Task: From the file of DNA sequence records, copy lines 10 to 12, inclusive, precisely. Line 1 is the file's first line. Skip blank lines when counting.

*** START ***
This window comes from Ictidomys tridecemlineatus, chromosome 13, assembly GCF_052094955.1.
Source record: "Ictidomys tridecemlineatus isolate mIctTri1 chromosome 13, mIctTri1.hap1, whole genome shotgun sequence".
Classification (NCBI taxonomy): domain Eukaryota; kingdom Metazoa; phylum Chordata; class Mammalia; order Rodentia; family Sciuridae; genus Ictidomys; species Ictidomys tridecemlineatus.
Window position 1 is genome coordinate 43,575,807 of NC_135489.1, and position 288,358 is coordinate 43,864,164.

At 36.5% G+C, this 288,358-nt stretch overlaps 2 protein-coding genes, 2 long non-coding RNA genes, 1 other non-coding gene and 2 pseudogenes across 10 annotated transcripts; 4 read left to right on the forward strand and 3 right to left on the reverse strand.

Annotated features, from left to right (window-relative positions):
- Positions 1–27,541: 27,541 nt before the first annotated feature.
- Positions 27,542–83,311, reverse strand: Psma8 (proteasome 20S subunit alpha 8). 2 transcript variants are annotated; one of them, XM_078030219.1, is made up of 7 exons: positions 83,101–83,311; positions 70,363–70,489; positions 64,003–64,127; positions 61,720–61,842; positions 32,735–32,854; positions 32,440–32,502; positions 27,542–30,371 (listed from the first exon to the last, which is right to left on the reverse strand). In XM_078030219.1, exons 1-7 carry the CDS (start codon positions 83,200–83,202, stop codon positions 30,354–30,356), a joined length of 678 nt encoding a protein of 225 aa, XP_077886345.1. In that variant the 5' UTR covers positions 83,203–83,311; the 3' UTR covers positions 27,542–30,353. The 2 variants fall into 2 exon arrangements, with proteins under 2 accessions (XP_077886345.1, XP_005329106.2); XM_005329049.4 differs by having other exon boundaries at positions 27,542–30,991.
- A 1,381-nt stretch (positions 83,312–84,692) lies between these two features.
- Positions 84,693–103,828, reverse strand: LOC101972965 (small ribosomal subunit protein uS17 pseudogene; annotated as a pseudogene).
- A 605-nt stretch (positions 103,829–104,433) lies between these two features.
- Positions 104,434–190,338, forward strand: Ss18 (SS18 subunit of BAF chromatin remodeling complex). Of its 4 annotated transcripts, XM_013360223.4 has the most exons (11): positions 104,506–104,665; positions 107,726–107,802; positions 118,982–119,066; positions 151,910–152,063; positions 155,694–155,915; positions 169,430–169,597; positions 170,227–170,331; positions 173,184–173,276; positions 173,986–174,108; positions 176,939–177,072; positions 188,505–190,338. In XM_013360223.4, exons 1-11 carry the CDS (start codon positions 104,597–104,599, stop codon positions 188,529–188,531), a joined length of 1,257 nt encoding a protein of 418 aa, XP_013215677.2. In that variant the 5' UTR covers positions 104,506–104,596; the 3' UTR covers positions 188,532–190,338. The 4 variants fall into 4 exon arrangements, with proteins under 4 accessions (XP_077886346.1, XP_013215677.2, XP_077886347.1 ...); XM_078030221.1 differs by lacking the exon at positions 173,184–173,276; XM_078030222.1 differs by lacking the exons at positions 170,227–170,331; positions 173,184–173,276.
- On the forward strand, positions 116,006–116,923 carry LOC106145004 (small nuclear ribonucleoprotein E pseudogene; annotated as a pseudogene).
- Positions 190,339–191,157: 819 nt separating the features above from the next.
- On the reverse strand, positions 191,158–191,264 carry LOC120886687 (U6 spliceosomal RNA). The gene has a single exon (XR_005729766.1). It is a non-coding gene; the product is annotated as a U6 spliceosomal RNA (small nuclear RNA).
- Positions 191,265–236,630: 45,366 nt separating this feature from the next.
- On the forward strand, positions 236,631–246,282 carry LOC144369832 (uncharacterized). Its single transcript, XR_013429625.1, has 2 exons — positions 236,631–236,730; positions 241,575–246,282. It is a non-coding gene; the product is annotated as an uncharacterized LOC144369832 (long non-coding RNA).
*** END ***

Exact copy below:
- Positions 84,693–103,828, reverse strand: LOC101972965 (small ribosomal subunit protein uS17 pseudogene; annotated as a pseudogene).
- A 605-nt stretch (positions 103,829–104,433) lies between these two features.
- Positions 104,434–190,338, forward strand: Ss18 (SS18 subunit of BAF chromatin remodeling complex). Of its 4 annotated transcripts, XM_013360223.4 has the most exons (11): positions 104,506–104,665; positions 107,726–107,802; positions 118,982–119,066; positions 151,910–152,063; positions 155,694–155,915; positions 169,430–169,597; positions 170,227–170,331; positions 173,184–173,276; positions 173,986–174,108; positions 176,939–177,072; positions 188,505–190,338. In XM_013360223.4, exons 1-11 carry the CDS (start codon positions 104,597–104,599, stop codon positions 188,529–188,531), a joined length of 1,257 nt encoding a protein of 418 aa, XP_013215677.2. In that variant the 5' UTR covers positions 104,506–104,596; the 3' UTR covers positions 188,532–190,338. The 4 variants fall into 4 exon arrangements, with proteins under 4 accessions (XP_077886346.1, XP_013215677.2, XP_077886347.1 ...); XM_078030221.1 differs by lacking the exon at positions 173,184–173,276; XM_078030222.1 differs by lacking the exons at positions 170,227–170,331; positions 173,184–173,276.